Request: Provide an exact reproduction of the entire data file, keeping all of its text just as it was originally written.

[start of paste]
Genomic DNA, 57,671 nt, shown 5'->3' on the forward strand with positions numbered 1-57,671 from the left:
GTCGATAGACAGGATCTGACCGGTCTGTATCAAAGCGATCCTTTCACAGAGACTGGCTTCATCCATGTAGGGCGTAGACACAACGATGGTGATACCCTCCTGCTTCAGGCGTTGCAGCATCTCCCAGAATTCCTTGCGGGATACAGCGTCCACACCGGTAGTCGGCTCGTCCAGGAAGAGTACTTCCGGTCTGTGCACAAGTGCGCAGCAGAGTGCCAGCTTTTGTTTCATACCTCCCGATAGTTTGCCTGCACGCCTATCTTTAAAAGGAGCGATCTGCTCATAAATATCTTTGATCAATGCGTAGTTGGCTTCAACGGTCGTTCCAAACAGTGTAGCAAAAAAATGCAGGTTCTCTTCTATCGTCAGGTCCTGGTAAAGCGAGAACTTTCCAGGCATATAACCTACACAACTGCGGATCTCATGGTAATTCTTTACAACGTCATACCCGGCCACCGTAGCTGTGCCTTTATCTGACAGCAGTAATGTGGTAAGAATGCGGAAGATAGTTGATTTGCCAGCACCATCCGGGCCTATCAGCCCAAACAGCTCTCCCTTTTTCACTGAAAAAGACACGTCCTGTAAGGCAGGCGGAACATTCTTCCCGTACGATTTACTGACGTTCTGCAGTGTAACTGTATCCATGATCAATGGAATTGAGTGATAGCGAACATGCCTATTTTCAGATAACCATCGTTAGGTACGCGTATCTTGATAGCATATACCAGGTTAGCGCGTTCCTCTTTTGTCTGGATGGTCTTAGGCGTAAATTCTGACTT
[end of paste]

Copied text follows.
Genomic DNA, 57,671 nt, shown 5'->3' on the forward strand with positions numbered 1-57,671 from the left:
GTCGATAGACAGGATCTGACCGGTCTGTATCAAAGCGATCCTTTCACAGAGACTGGCTTCATCCATGTAGGGCGTAGACACAACGATGGTGATACCCTCCTGCTTCAGGCGTTGCAGCATCTCCCAGAATTCCTTGCGGGATACAGCGTCCACACCGGTAGTCGGCTCGTCCAGGAAGAGTACTTCCGGTCTGTGCACAAGTGCGCAGCAGAGTGCCAGCTTTTGTTTCATACCTCCCGATAGTTTGCCTGCACGCCTATCTTTAAAAGGAGCGATCTGCTCATAAATATCTTTGATCAATGCGTAGTTGGCTTCAACGGTCGTTCCAAACAGTGTAGCAAAAAAATGCAGGTTCTCTTCTATCGTCAGGTCCTGGTAAAGCGAGAACTTTCCAGGCATATAACCTACACAACTGCGGATCTCATGGTAATTCTTTACAACGTCATACCCGGCCACCGTAGCTGTGCCTTTATCTGACAGCAGTAATGTGGTAAGAATGCGGAAGATAGTTGATTTGCCAGCACCATCCGGGCCTATCAGCCCAAACAGCTCTCCCTTTTTCACTGAAAAAGACACGTCCTGTAAGGCAGGCGGAACATTCTTCCCGTACGATTTACTGACGTTCTGCAGTGTAACTGTATCCATGATCAATGGAATTGAGTGATAGCGAACATGCCTATTTTCAGATAACCATCGTTAGGTACGCGTATCTTGATAGCATATACCAGGTTAGCGCGTTCCTCTTTTGTCTGGATGGTCTTAGGCGTAAATTCTGACTT